Water, Water Everywhere
Prior to the 17th Century life in East Anglia had been dominated by the vast lowland marshes called the Fens. These flooded on a regular basis and, although they provided the local population with livelihoods based on fish, fowl and building materials, the floods were unpredictable and caused many deaths by drowning. Many landowners wished to make the area more productive through conventional agricultural practices, which could only be achieved through large-scale drainage schemes.
Work to drain the Fens had begun in the years preceding the outbreak of the civil war. Led by the Earl of Bedford and the Dutch engineer Vermuyden, the project had had the backing of King Charles 1st. Oliver Cromwell, as a man of the Fens, took an active interest in the project but was initially against the scheme, mainly because the king's involvement. However, after the execution of King Charles, Cromwell gave his full support to Vermuyden, and work to drain the Fens began again in earnest.
Despite Cromwell's reassurances, many Fenlanders were fiercely opposed to the draining, believing it would deprive them of their traditional means of livelihood. Acts of vandalism against the dykes, ditches and sluices involved were common, but by the end of the 17th Century much of this hugely ambitious project had been completed.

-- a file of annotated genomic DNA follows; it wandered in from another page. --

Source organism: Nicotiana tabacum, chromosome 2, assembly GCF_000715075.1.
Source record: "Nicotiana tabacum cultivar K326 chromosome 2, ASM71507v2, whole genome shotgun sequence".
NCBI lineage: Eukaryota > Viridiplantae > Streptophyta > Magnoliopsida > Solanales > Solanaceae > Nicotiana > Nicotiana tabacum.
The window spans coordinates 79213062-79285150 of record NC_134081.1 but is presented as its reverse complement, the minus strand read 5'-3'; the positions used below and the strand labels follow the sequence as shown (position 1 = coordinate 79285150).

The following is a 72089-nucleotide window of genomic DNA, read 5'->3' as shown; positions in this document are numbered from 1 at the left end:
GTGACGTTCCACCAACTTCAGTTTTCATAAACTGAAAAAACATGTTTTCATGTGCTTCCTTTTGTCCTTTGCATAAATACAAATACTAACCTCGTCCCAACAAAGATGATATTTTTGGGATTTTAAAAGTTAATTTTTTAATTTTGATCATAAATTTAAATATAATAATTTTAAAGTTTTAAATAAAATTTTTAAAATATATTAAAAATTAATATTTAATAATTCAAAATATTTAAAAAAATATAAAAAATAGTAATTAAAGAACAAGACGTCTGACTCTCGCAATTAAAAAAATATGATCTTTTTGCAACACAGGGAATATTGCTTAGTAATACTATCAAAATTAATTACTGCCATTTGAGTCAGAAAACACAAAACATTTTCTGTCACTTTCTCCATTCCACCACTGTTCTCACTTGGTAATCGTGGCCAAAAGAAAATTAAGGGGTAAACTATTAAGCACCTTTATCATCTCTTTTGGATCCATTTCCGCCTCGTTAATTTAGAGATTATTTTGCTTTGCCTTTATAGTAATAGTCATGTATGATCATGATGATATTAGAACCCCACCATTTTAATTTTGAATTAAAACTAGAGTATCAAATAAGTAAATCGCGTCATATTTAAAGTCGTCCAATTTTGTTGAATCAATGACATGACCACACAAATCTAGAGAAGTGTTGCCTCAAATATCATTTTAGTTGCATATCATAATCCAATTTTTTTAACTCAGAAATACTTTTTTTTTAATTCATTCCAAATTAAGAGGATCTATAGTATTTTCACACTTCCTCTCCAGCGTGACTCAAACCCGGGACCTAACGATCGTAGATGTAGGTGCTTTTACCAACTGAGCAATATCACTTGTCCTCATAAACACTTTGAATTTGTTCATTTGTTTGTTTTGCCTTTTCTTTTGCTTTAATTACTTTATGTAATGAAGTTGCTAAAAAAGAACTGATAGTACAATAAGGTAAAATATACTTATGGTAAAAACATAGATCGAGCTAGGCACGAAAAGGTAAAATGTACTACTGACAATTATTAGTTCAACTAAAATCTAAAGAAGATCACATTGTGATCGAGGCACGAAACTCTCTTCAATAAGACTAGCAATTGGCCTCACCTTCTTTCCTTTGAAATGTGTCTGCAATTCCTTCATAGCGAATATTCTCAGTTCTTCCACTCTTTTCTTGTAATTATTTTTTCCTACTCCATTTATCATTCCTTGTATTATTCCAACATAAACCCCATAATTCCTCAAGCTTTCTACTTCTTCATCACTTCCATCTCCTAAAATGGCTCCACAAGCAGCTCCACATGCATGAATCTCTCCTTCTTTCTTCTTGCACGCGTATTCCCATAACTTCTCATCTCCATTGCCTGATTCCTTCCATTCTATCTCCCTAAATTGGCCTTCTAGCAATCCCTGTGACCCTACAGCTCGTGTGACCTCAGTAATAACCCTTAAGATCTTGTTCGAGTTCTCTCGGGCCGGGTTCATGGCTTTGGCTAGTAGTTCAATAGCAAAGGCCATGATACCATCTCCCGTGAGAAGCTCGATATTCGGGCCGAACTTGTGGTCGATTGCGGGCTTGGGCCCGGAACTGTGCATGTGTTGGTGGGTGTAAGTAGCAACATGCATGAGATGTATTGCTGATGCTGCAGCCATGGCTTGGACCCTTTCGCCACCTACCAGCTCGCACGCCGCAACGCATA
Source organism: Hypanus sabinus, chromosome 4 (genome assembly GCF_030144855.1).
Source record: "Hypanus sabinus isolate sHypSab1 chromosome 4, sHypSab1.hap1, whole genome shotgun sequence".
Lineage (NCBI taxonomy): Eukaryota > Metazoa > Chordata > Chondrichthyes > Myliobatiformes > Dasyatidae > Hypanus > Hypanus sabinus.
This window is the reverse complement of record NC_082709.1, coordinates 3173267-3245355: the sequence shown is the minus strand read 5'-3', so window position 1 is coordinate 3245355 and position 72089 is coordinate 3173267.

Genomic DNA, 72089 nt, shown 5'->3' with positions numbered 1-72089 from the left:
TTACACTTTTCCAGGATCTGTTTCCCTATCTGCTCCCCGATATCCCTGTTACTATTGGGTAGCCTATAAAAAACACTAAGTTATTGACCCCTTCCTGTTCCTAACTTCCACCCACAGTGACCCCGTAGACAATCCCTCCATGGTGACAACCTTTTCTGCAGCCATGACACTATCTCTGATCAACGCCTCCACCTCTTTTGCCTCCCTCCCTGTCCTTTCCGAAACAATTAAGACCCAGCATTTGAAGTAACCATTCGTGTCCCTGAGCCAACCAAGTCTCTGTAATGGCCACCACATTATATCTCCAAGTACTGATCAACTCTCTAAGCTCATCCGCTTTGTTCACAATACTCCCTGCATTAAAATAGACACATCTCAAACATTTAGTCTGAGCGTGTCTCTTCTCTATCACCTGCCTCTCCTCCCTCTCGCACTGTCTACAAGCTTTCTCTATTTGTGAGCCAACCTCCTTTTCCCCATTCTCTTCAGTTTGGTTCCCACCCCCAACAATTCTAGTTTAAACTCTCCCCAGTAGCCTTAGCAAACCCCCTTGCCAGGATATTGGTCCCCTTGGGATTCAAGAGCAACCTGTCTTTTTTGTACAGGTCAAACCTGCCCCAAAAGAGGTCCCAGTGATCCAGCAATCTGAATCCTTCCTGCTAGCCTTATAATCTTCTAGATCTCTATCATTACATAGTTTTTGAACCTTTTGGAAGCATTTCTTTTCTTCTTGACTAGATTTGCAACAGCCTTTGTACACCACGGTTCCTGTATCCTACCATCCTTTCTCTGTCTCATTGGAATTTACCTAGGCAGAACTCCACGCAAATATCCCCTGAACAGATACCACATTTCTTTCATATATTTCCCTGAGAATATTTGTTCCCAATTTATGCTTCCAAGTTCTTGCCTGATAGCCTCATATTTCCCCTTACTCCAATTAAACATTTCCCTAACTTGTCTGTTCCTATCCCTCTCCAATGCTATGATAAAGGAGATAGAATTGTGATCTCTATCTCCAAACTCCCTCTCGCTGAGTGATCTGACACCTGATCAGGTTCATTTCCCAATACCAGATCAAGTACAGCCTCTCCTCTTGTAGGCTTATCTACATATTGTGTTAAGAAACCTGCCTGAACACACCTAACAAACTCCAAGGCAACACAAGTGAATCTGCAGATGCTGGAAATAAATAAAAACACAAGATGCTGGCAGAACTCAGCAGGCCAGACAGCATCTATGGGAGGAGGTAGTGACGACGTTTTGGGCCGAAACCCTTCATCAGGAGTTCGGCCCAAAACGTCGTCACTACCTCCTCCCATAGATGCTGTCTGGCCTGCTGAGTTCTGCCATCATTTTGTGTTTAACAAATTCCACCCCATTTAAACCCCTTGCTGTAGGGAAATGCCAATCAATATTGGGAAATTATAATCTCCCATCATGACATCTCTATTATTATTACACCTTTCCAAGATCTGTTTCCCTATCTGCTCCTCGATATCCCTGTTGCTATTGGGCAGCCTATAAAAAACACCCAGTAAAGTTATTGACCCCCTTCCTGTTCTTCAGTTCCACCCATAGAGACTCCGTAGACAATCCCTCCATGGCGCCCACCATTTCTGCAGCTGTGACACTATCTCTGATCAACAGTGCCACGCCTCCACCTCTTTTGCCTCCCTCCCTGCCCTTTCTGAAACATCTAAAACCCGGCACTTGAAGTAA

Wind engines were originally used as the power source to raise water, with their great sails scooping water up and across into higher drains. Later, steam pumps powered these windmills instead, followed by diesel and electric pumps as time went on. Over the years, as it was realised that the Fens were still sinking, and the riverbanks still high, new sluices were built and drainage is now mechanical.
In 1947 none of the drainage measures in place could cope with terrible flooding, and many parts of the Fen land were completely flooded. Work goes on to this day to prevent this tragedy occurring again.
The following books and videos are available from the Tourist Information Centre. Please contact the Tourist Information Centre for details on how to order:
Book and Videos available from TIC
|Water Water Everywhere, Trevor Bevis||£3.90|
|The Draining of the Fens, Trevor Bevis||£3.90|
|The Black Fens, H.J.Mason||£1.95|
|The River Makers, Trevor Bevis||£3.95|
|Prisoners of the Fens, Trevor Bevis||£2.40|